vii, 325 pages ; 24 cm
"First published in 2016 in the United Kingdom by Faber & Faber Limited"--Title page verso.
"In this provocative and haunting collection of short stories, edited by two masters of the form, a diverse group of contemporary writers probes the nature and connection between two of the most powerful, exhilarating, and terrifying forces that define and shape the human experience. The drive for life—for survival and reproduction—and the drive for death—for violence and self-destruction—are the two dominant, instinctive urges of human behavior. These conflicting compulsions, characterized by Freud as Eros and Thanatos, are also the central themes of great literature. In Sex and Death, some of today’s most compelling writers from around the globe—Kevin Barry, Lynn Coady, Ceridwen Dovey, Robert Drewe, Damon Galgut, Petina Gappah, Sarah Hall, Peter Hobbs, Yiyun Li, Alexander MacLeod, Ben Marcus, Jon McGregor, Guadalupe Nettel, Courttia Newland, Taiye Selasi, Ali Smith, Wells Tower, Claire Vaye Watkins, Alan Warner, Clare Wigfall—explore these challenging themes with honesty, psychological acuity, brutality, tenderness, and empathy, in stories that are disquieting, illuminating, funny, and utterly dazzling."--from back cover.
August 29, 2016
New York, New York : SSBFYR, 
498 pages ; 22 cm
The Doomsday Glass / by Brenna Yovanoff -- What happens to girls who disappear / by Carrie Ryan -- The mermaid aquarium: Weeki Wachee Springs, 1951 / by Cherie Priest -- As good as your word / by Ellen Hopkins -- The invisible girl / by Rachel Tafoya -- Death and Twinkies / by Zac Brewer -- Secret things / by Linda Addison -- Danny / by Josh Malerman -- Make it right / by Madeleine Roux -- Shadowtown blues / by Lucy A. Snyder -- Beyond the sea / by Nancy Holder -- The Whisper-Whisper Men / by Tim Waggoner -- Non-player character / by Neal & Brendan Shusterman -- Falling into darkness: poems / by Marge Simon -- What happens when the heart just stops / by Christopher Golden -- Chlorine-damaged hair, and other pool hazards / by Kendare Blake -- The old radio R.L. Stine -- Rites of passage: poems / by Jade Shames -- Corazón Oscuro / by Rachel Caine -- The boyfriend / by Steve Rasnic Tem -- Bearwalker / by Ilsa J. Bick.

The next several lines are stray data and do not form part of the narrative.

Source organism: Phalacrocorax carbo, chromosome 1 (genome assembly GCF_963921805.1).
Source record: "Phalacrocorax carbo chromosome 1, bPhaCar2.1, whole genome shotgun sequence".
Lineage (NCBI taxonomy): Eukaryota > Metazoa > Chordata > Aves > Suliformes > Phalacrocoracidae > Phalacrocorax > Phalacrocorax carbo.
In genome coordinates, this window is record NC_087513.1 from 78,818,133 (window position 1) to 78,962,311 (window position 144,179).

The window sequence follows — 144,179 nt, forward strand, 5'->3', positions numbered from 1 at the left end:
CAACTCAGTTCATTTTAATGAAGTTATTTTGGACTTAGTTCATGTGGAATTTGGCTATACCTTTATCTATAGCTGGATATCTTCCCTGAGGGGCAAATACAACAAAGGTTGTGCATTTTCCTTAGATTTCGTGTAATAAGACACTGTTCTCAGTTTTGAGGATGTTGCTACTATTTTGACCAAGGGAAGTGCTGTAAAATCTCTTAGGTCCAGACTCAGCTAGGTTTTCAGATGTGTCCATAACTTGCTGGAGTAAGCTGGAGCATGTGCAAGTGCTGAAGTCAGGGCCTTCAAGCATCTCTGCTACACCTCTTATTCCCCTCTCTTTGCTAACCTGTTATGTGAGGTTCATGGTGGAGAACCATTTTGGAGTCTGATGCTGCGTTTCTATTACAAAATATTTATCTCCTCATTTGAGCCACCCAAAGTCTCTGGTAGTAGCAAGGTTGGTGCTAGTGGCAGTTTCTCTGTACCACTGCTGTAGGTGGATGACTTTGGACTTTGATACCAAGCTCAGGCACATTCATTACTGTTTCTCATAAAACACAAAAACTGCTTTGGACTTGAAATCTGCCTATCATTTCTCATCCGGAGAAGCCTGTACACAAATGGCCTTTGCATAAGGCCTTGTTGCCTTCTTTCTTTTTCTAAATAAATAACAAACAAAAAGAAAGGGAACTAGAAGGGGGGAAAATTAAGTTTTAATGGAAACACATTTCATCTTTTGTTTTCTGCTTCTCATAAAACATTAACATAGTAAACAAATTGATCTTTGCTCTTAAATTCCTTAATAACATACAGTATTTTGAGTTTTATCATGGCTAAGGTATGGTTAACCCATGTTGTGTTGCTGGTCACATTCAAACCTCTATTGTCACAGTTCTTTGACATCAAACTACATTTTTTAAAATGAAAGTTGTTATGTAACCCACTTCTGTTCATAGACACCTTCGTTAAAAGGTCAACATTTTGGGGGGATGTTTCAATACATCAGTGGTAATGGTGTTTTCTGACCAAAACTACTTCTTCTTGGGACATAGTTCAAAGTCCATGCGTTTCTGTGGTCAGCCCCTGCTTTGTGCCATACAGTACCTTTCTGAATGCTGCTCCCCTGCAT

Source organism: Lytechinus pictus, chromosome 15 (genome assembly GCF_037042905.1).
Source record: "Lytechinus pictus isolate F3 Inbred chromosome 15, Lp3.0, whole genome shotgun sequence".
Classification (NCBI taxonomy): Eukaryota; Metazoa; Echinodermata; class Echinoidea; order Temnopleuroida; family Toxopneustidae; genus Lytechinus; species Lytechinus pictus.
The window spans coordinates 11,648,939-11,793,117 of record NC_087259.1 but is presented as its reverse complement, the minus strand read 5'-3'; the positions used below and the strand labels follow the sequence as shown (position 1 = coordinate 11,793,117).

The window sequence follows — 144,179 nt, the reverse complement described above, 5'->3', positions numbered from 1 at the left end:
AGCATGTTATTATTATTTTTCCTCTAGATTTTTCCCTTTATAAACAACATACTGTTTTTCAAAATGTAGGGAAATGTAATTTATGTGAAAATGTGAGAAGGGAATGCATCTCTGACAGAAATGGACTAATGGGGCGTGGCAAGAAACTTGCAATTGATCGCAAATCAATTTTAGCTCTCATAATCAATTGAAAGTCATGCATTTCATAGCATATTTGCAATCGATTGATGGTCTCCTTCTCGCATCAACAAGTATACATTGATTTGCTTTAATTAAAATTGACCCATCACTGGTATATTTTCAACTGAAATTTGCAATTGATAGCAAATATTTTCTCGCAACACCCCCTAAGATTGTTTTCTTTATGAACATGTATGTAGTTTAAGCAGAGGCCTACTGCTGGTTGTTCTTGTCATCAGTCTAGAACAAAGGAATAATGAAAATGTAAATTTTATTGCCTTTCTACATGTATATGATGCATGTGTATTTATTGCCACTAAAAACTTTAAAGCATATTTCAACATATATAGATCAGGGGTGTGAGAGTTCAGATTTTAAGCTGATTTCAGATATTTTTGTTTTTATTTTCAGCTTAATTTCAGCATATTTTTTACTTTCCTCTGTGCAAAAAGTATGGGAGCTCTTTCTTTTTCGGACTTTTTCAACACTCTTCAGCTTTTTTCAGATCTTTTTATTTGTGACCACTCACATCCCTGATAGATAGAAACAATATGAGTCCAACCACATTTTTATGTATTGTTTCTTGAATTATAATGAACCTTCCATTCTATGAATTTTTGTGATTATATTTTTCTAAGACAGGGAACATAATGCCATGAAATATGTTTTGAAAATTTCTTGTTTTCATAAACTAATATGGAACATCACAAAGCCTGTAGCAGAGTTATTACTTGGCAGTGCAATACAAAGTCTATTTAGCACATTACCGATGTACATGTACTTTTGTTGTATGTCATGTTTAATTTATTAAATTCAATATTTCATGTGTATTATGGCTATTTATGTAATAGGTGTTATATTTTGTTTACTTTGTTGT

"Multiple Bram Stoker Award-winning author Jonathan Maberry compiles more than twenty stories and poems--written by members of the Horror Writers Association--in this terrifying collection about worst fears"-- Provided by publisher.
August 24, 2016
Woodside, Christine, 1959- author.
New York : Arcade Publishing, 
"Generations of children have fallen in love with the pioneer saga of the Ingalls family, of Pa and Ma, Laura and her sisters, and their loyal dog, Jack. Laura Ingalls Wilder's Little House books have taught millions of Americans about frontier life, giving inspiration to many and in the process becoming icons of our national identity. Yet few realize that this cherished bestselling series wandered far from the actual history of the Ingalls family and from what Laura herself understood to be central truths about pioneer life. In this groundbreaking narrative of literary detection, Christine Woodside reveals for the first time the full extent of the collaboration between Laura and her daughter, Rose Wilder Lane. Rose hated farming and fled the family homestead as an adolescent, eventually becoming a nationally prominent magazine writer, biographer of Herbert Hoover, and successful novelist, who shared the political values of Ayn Rand and became a mentor to Roger Lea MacBride, the second Libertarian presidential candidate. Drawing on original manuscripts and letters, Woodside shows how Rose reshaped her mother's story into a series of heroic tales that rebutted the policies of the New Deal. Their secret collaboration would lead in time to their estrangement. A fascinating look at the relationship between two strong-willed women, Libertarians on the Prairie is also the deconstruction of an American myth"-- Provided by publisher.
August 19, 2016
Vander Hook, Sue, 1949- author.
Minneapolis : Lerner Publications, 
56 pages : illustrations (chiefly color) ; 24 cm.
August 18, 2016
Storch, Mathias, 1883-1957, author.
126 pages ; 19 cm